Many islands are formed by millions of years of successive volcanic eruptions in the ocean. Often times these eruptions create stunning and exotic islands such as Tahiti, Fiji, and Hawaii. Every year, their tropic scenery attracts many tourists as popular places of destination.
When we think of island tourism, we think of beaches, coconut trees, and leisurely days spent on a beach chair, enjoying the sunny, tropical scenery. However, the Galapagos archipelago offers a different type of tropical getaway. These islands don’t offer the same scenery or activities, such as parasailing and jet skiing, as traditional tourism islands. Instead, the Galapagos Islands’ unique landscapes are perfect for ecotourism. The archipelago consists of 13 main islands and seven small islands. They are primitive islands, each with their own ecosystem. They are also famous for their role in science; the Galapagos Islands were Darwin’s living laboratory of evolution.
Most of the animals that live on this archipelago are unafraid of humans. These animals have been isolated for many years, and humans never really entered their food chain. Because of this, I was able to come in close contact with the animals on the island (and take great pictures too). Some of this special wildlife that we found on the Galapagos Islands included the giant Galapagos tortoise, the marine and land iguanas, and unique birds such as the blue-footed booby and the frigate bird. Here are a few animals I saw during my time on the Galapagos Islands:
One of my favorite animals I saw in the Galapagos was the giant tortoise. I couldn’t believe its size when I first laid my eyes on it! The giant Galapagos tortoise has an average weight of 400 pounds, height of five feet, and lifespan of over 100 years. Its short neck has evolved to adapt to its grassy habitat, where food is right in front of its face. When we went to the highlands, we got to see the tortoises eat, roam, sleep, and carry on with their daily routine, admiring their domed shells. We had to keep two meters away and could not touch the tortoise.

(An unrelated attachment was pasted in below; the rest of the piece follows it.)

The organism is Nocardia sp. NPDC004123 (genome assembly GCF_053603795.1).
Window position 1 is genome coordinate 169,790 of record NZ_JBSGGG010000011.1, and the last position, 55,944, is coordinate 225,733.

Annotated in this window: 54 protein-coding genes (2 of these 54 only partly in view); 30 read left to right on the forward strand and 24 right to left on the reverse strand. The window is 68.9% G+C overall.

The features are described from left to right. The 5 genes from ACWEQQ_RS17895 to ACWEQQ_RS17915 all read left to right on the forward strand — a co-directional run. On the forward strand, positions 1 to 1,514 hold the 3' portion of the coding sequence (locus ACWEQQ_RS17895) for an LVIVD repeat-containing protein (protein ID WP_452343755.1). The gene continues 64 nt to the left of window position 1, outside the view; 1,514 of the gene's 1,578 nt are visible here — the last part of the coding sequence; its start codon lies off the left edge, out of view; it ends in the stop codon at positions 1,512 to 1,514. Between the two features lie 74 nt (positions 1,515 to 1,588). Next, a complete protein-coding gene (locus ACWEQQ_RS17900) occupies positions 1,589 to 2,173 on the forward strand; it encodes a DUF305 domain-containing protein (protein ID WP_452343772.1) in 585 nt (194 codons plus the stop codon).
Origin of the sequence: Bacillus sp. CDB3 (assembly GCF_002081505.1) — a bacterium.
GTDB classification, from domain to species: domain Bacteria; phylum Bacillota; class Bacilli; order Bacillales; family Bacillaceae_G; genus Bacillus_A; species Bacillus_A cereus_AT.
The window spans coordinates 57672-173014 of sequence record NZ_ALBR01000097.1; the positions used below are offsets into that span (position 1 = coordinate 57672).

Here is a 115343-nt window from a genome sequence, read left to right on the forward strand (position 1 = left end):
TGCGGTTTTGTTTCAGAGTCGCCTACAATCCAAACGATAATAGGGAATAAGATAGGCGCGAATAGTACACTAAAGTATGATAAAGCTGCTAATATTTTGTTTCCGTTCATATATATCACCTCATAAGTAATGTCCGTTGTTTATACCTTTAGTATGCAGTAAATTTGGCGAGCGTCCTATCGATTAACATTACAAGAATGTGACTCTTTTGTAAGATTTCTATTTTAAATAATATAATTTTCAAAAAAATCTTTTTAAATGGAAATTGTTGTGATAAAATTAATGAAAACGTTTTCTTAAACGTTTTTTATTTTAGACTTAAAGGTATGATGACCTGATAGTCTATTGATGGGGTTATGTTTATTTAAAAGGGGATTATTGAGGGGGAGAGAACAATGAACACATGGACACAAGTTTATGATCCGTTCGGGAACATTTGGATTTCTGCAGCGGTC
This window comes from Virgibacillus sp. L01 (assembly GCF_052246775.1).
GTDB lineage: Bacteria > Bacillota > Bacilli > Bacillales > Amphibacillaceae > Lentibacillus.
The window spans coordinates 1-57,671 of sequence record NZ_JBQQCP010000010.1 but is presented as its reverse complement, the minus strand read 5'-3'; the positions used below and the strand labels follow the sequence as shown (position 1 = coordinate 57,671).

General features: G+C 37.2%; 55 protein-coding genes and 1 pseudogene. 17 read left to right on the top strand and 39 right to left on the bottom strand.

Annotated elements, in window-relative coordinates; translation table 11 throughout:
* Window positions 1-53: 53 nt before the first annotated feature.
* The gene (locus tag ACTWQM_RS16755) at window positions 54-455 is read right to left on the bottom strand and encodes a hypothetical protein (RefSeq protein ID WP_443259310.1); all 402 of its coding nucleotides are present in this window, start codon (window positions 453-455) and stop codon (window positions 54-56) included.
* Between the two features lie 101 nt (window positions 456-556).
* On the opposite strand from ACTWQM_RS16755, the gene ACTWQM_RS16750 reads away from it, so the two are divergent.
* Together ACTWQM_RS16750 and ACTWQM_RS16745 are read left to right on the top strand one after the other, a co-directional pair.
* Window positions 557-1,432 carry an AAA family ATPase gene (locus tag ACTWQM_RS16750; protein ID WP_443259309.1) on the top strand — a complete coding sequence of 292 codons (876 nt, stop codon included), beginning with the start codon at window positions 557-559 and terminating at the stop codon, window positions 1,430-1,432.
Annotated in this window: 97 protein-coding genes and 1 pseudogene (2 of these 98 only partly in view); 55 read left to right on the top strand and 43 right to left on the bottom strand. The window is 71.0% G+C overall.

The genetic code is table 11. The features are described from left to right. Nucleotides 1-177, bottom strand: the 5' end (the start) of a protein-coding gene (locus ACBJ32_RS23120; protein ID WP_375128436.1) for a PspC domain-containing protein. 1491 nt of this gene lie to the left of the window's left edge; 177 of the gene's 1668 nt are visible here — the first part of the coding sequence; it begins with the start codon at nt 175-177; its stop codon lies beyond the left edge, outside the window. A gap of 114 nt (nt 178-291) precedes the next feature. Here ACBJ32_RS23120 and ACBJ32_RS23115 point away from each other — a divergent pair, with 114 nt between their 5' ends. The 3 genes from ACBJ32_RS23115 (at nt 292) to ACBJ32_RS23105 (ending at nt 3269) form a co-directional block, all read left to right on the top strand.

Another animal I saw were iguanas. I saw many while walking on beaches. The marine iguana may look ferocious, but, in reality, it is very tiny and vegetarian. It subsists on seaweed, which it collects from the ocean. The marine iguana has a longer tail than the land iguana, which it uses to swim. A cold-blooded animal, it likes to hang out under the sun on rocks, absorbing heat, making its dark-colored skin an advantage. An interesting trait of the marine iguana is its salt glands, which filter out excess salt. The iguana sneezes out salty ocean water, causing its nose—where the salt glands are located—to be white. During mating season, the male’s skin turns red and green to attract the females.
The blue-footed booby is a popular bird that people love to watch. The birds swoop down in groups to the ocean’s surface to hunt fish. They are famous for their mating dance.
It is very easy to catch sea lions, with their adorable faces, sleeping throughout the islands; it sometimes seems that they never wake up. Although the sea lions here look similar to the ones in California, they are a different species.
Sally Lightfoot crabs are usually found on seaside rocks. These bright, sunset-colored crabs like to eat plants and the occasional dead animal. In the early stages of life, the crabs are dark in color.
The most noticeable feature of the male Frigate bird is, of course, its strawberry-red gular pouch. When inflated, the pouch attracts females for mating. Frigate birds can stay in the air for several months to avoid contact with water, as their wings are not waterproof.
Two ocean currents, the South Equatorial Current and the Peruvian Current, currently impact the Galapagos. These currents cultivate rich, diverse marine life, and thus making it a visual paradise for scuba divers, who may view all sorts of animals, big and small, such as hammerhead sharks, turtles, spotted eagle rays, and thousands of species of fish. However, it is not easy to dive there, as the currents create visibility and water temperature problems.
Currently, the Galapagos Islands are facing problems from invasive species and human threats. The government tries to maintain order in the ecosystem. It is important when traveling on the islands to be a good tourist by following the rules, not getting too close to the animals, not feeding them, and not littering. That way, humans and nature can enjoy the harmonious relationship on these isolated islands.
For more pictures, please watch the video below: